David Haller has lost control. He may look more self-assured, but that’s merely the parasite in David’s mind, wearing his face to fool others into letting it run free. This is very bad news for everyone in “Chapter 5,” which reveals the full devastating potential of David’s power when amplified by whatever has taken root in his consciousness. David toys with Syd’s emotions by giving her the physical contact she craves, taunts Melanie with information about her husband, and launches a solo assault on Division 3 that shows off his godlike ability to warp reality, taking the lives of countless soldiers in the process.
The scope of David’s power is still unknown, but as of now it doesn’t look like it has any upper limit. He can find a way to have sex with an untouchable partner. He can vaporize people with the wave of his hand. He can create a space where people go deaf once they step within its boundaries. David is likened to a god in this episode, and it’s hard to argue. With the parasite in control, he has become completely detached from reality, which gives him the freedom to alter it however he pleases. Being unable to distinguish between imagination and reality is a defining aspect of schizophrenia, and rather than dismissing David’s mental illness with his mutant ability, the show is offering a more extreme, fantastic version of the illness. Legion is by no means a realistic or nuanced interpretation of schizophrenia, but the way it ties the main villain to the illness is fascinating.
We learn the parasite has been in David’s brain since he was a child, perhaps since he was born, feeding off of his power and rewriting his memories (and those of the people around him) whenever he started to realize that something wasn’t right. Cary breaks this down in easy to understand terms, and like the last episode written by Peter Calloway, “Chapter 5” takes a simpler approach to structure and characterization than the other Legion installments. It feels like Calloway has been brought in to reorient viewers after experimental episodes; although there are certainly weird moments in his script, it’s all much more straightforward. But like the conclusion of “Chapter 3,” the final moment of this episode suggests that things will get much more challenging now that the parasite has put David, the Summerland crew, and the Eye in Clockworks for some group therapy.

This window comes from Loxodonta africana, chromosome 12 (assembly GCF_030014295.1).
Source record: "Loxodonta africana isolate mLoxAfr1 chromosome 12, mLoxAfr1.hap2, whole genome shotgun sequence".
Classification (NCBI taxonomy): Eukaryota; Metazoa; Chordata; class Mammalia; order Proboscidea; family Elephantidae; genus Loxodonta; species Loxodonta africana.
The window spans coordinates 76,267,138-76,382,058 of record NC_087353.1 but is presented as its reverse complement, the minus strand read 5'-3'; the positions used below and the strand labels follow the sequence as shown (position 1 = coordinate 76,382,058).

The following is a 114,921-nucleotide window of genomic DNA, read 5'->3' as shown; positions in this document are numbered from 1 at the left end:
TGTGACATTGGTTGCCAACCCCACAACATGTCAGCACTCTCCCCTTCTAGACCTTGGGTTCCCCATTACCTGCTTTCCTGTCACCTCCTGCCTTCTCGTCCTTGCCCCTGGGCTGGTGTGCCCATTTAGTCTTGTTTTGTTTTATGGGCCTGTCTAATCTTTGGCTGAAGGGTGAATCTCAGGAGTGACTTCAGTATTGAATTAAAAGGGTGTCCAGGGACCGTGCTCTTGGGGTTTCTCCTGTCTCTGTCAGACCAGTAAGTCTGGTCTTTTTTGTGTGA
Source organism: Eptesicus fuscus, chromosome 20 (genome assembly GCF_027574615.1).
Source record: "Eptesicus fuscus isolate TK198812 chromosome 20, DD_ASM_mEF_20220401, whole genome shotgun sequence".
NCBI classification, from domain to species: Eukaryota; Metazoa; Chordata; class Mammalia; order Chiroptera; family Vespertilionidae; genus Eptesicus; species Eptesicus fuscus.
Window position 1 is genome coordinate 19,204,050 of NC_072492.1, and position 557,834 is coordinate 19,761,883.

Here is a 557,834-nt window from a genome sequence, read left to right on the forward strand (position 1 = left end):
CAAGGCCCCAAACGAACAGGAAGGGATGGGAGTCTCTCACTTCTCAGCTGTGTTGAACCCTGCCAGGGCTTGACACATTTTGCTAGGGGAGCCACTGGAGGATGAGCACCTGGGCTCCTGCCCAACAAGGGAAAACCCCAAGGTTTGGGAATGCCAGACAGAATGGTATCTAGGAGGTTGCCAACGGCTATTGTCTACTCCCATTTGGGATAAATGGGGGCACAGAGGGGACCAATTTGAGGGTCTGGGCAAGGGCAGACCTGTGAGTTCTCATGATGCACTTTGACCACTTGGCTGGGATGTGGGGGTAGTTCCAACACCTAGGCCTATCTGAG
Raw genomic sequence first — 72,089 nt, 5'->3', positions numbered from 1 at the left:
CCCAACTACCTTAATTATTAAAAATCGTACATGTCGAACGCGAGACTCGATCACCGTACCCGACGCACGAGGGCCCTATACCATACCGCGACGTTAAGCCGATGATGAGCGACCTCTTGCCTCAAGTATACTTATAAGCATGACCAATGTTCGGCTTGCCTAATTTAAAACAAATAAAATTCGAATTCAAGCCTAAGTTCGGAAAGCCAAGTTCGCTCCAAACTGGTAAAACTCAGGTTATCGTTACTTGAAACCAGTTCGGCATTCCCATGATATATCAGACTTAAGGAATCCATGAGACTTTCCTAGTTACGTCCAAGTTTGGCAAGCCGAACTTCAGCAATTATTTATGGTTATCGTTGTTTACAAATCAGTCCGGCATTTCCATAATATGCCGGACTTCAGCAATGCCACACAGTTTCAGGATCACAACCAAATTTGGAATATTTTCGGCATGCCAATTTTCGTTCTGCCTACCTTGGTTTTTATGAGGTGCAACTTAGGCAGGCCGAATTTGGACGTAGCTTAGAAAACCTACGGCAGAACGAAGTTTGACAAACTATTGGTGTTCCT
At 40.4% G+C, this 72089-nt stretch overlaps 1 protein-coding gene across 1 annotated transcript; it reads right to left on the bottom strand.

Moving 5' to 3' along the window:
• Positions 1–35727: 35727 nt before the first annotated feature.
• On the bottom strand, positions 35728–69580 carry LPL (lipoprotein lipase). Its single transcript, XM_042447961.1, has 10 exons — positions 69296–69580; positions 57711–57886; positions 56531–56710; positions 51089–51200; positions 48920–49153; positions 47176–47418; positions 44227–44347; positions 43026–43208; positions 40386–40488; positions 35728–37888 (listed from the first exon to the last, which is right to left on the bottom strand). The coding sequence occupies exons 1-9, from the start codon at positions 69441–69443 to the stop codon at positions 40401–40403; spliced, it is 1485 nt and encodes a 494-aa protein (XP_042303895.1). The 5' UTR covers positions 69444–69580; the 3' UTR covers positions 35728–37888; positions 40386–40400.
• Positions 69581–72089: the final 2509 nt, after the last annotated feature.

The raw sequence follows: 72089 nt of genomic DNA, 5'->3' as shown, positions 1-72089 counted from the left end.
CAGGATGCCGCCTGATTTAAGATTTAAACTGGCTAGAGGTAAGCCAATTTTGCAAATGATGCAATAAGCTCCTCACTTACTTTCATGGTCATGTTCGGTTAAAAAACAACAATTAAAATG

This episode makes two more big moves: It reveals that David was adopted by the Haller family, and confirms that Lenny is one face of the parasite, along with King the beagle and the World’s Angriest Boy in the World. The adoption has me wondering if David’s comic-book father, Charles Xavier, will make a surprise appearance in the final episodes of the season, but there’s also the possibility that David’s is the son of Melanie and Oliver, which would make sense given the similarities between David and Oliver’s mutant powers. The identity of the parasite remains a mystery, but having one of its manifestations named King lends credence to the theory that it’s a loose interpretation of the X-Men foe Shadow King, a being of pure psychic energy that once possessed David Haller in the comics.
“Chapter 5” gives Dan Stevens the opportunity to tap into the menace he exhibited so well in 2014’s The Guest, but here, he pairs it with impish mischief rather than sexy, dangerous charisma. There’s a palpable sense of delight in David’s character, but again, it’s not really David we’re watching. It’s the parasite enjoying free rein after years of being restrained in David’s mind. Now that it’s finally in control of his powers, it uses them with unadulterated glee. We do see the real David instead of the parasite during a strange scene when he plays “Rainbow Connection” for Syd in the White Room, and the fear and weariness in Stevens’s performance contrasts quite well with the devilish consciousness that has taken over his body. David is trying to send a message to Syd with this song, and while it’s open to interpretation, I believe the mentions of “visions” and “illusions” are a warning for Syd not to trust the White Room or the David she sees in the real world.